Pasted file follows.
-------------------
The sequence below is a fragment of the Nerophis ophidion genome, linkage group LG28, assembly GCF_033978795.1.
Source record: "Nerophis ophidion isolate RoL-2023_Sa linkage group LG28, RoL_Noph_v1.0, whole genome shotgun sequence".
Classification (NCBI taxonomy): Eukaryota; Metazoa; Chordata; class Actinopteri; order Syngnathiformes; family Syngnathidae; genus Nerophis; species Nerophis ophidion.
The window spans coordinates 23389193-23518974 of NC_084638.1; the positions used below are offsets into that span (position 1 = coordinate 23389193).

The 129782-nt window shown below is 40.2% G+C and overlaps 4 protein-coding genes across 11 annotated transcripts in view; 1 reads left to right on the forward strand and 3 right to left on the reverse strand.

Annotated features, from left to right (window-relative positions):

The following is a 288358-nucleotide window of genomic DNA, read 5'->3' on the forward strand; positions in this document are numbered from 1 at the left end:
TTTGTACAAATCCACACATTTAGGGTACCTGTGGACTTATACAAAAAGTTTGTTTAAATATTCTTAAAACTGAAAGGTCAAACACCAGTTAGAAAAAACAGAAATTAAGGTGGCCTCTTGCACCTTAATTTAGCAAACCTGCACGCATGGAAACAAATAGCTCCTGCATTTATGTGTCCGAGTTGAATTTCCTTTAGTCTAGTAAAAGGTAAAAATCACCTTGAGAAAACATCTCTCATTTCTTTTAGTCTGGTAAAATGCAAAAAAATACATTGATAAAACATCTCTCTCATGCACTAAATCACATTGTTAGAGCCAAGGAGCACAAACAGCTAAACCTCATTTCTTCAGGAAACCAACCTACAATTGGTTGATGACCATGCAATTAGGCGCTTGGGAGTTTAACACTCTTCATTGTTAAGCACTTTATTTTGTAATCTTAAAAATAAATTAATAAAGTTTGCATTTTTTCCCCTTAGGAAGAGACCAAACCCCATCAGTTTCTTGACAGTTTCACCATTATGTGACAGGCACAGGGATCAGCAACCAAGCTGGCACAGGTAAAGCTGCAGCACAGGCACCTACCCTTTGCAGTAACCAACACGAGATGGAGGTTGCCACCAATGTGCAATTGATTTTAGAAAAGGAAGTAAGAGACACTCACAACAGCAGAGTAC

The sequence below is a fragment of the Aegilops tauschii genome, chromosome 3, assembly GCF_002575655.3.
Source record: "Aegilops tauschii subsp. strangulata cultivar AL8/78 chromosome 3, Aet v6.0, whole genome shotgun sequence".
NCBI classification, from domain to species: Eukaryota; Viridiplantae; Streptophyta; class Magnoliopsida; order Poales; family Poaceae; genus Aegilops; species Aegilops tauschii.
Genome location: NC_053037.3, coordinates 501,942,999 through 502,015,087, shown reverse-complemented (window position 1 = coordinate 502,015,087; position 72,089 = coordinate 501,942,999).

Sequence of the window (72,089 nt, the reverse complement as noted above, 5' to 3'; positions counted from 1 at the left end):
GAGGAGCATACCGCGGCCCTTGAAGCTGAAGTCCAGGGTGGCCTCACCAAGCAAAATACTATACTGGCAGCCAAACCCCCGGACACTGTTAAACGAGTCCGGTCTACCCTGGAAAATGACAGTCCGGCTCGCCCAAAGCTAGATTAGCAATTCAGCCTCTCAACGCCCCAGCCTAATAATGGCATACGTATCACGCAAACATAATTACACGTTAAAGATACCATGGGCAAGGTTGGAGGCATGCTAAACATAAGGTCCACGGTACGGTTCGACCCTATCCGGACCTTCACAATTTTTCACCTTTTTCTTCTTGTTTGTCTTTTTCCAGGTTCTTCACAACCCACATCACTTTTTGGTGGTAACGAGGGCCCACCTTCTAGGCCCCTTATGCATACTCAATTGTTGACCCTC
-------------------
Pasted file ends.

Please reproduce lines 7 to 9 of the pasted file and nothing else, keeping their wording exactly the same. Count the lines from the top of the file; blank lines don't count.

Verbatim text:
The following is a 288358-nucleotide window of genomic DNA, read 5'->3' on the forward strand; positions in this document are numbered from 1 at the left end:
TTTGTACAAATCCACACATTTAGGGTACCTGTGGACTTATACAAAAAGTTTGTTTAAATATTCTTAAAACTGAAAGGTCAAACACCAGTTAGAAAAAACAGAAATTAAGGTGGCCTCTTGCACCTTAATTTAGCAAACCTGCACGCATGGAAACAAATAGCTCCTGCATTTATGTGTCCGAGTTGAATTTCCTTTAGTCTAGTAAAAGGTAAAAATCACCTTGAGAAAACATCTCTCATTTCTTTTAGTCTGGTAAAATGCAAAAAAATACATTGATAAAACATCTCTCTCATGCACTAAATCACATTGTTAGAGCCAAGGAGCACAAACAGCTAAACCTCATTTCTTCAGGAAACCAACCTACAATTGGTTGATGACCATGCAATTAGGCGCTTGGGAGTTTAACACTCTTCATTGTTAAGCACTTTATTTTGTAATCTTAAAAATAAATTAATAAAGTTTGCATTTTTTCCCCTTAGGAAGAGACCAAACCCCATCAGTTTCTTGACAGTTTCACCATTATGTGACAGGCACAGGGATCAGCAACCAAGCTGGCACAGGTAAAGCTGCAGCACAGGCACCTACCCTTTGCAGTAACCAACACGAGATGGAGGTTGCCACCAATGTGCAATTGATTTTAGAAAAGGAAGTAAGAGACACTCACAACAGCAGAGTAC

The sequence below is a fragment of the Aegilops tauschii genome, chromosome 3, assembly GCF_002575655.3.